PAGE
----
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This eBook from the Gutenberg Project consists of approximately 265 pages of information about The Long Vacation.

Francie watched it too, as she had watched the like before, and said nothing, but there was an odd, dull sense of disappointment, and the glory had faded away from sea and sky, spring though it was.  Yet there were pressures of the hand in greeting and parting, and kind, wistful looks, as if of sympathy, little services and little attentions, that set her foolish little heart bounding, in a way she was much ashamed to feel, and would have been more utterly ashamed to speak of, or to suppose observed.  She only avowed to Anna that it was very warm, weary weather, and that she was tired of absence, and felt homesick, but Aunt Cherry was so kind that she must not be told.

Lady Rotherwood proposed moving away, but her husband and son would not hear of it till their font was finished.

It was not unwelcome to any one of the elder ladies that the young officer’s leave would be over in another week.  Geraldine was glad that Francie should be freed from the trial of seeing attention absorbed by Maura, and herself so often left in the lurch, so far as that young lady could contrive it, for though not a word was said, the brightened eye and glowing cheek, whenever Lord Ivinghoe brought her forward, or paid her any deference or civility, were dangerous symptoms.  Peace of mind in so modest and innocent a maiden would probably come back when the excitement was once over.

As to Adeline, there was nothing she dreaded so much as the commotion that would be excited if Ivinghoe’s flirtation came to any crisis.  His mother would never forgive her, his father would hardly do so; she would feel like a traitor to the whole family, and all her attempts to put a check on endeavours on Maura’s part to draw him on-—an endeavour that began to be visible to her-—were met by apparent unconsciousness or by tears.  And when she ventured a word to her husband, he gruffly answered that his niece’s father had been an officer in the army, and he could make it worth any one’s while to take her!  Young lords were glad enough in these days to have something to put into their pockets.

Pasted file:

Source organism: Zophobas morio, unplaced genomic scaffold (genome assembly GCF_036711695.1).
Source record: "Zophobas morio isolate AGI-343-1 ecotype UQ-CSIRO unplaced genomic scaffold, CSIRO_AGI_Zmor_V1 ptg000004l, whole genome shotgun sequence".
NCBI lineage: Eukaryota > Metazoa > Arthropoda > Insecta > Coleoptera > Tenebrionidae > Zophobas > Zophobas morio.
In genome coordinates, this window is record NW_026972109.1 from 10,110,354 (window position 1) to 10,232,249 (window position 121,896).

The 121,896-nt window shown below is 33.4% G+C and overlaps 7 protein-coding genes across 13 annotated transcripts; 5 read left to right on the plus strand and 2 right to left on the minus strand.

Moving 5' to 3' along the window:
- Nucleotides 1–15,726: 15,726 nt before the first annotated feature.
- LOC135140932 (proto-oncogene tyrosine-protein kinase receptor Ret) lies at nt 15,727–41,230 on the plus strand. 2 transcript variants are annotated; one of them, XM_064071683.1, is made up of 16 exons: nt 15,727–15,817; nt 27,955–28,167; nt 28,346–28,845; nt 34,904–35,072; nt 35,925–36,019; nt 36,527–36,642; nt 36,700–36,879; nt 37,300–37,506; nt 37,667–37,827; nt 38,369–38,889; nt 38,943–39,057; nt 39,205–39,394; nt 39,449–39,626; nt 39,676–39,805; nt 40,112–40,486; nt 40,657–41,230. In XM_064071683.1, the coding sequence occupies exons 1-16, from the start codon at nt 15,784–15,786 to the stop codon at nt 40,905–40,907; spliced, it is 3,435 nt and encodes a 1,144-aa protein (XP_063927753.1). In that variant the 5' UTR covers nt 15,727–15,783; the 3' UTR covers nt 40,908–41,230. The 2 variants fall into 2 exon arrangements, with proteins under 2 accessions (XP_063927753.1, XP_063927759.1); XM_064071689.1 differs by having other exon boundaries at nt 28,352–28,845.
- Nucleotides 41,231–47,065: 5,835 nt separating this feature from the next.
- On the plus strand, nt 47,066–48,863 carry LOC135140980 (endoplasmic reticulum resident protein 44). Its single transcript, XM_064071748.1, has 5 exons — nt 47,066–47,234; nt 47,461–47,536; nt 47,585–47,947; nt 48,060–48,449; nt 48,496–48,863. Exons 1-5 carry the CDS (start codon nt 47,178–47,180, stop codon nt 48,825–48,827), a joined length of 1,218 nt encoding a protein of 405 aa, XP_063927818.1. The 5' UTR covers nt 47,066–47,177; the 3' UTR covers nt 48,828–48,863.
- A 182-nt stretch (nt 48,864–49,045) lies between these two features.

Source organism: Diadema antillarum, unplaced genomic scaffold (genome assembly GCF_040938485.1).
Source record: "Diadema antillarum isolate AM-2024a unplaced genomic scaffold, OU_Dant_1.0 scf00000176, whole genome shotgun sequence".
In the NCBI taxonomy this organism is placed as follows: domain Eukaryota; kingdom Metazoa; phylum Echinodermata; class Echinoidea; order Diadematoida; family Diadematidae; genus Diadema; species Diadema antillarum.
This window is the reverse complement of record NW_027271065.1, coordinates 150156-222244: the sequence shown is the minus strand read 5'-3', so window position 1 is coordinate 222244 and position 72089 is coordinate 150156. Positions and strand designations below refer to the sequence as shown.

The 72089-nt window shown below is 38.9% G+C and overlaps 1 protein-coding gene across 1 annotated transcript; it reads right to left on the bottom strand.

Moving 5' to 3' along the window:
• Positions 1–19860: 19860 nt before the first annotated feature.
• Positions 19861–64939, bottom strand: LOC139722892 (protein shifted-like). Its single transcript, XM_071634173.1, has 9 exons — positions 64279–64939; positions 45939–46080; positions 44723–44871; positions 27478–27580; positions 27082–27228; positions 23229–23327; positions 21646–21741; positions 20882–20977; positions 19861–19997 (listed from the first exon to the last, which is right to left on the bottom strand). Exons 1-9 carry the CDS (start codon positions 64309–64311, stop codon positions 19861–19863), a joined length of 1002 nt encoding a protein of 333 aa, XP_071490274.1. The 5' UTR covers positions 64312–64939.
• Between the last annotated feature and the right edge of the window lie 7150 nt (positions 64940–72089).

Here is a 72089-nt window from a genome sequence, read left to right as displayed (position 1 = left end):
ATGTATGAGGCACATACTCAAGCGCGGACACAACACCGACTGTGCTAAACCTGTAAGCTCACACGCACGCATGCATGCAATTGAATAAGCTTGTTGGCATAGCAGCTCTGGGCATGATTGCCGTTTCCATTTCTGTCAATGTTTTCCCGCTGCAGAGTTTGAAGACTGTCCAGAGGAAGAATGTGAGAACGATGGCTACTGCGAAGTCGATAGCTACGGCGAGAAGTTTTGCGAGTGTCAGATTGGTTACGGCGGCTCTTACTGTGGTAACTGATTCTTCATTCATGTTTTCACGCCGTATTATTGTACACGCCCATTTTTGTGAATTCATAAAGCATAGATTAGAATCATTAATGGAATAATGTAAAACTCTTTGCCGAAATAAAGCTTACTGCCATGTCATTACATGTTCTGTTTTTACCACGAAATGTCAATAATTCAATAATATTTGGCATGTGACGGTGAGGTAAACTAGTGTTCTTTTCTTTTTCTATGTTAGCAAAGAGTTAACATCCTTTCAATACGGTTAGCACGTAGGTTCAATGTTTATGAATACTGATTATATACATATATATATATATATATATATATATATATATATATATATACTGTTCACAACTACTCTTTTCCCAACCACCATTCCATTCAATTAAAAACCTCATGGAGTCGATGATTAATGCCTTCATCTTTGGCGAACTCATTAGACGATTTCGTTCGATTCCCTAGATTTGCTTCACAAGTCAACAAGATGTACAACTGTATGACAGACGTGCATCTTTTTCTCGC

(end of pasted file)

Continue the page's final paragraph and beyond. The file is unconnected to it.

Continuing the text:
CHAPTER XXX.  DREAMS AND NIGHTINGALES

Then in that time and place I spoke to her.-—TENNYSON.

“Office of ‘Lacustrian Intelligencer,’
“Jonesville, Ohio,
“March 20. 
“DEAREST CHERIE,

“I told you in my last that the chief boss in the office at New York had written to me that he had been asked to send an intelligent young man to sub-edit the Lacustrian Intelligencer at Jonesville, a rising city on Lake Erie.  I thought it would be worth while to look at it, especially as we were booked to give a lecture at Sandusky, and moreover our relations to Gracchus have been growing rather strained, and I do not think this wandering life good for Lida in the long run; nor are my articles paid enough for to be a dependence.  So after holding forth at Sandusky, we took our passage in a little steamer which crosses the little bay in the Lake to Jonesville-—one of those steamers just like a Noah’s Ark.

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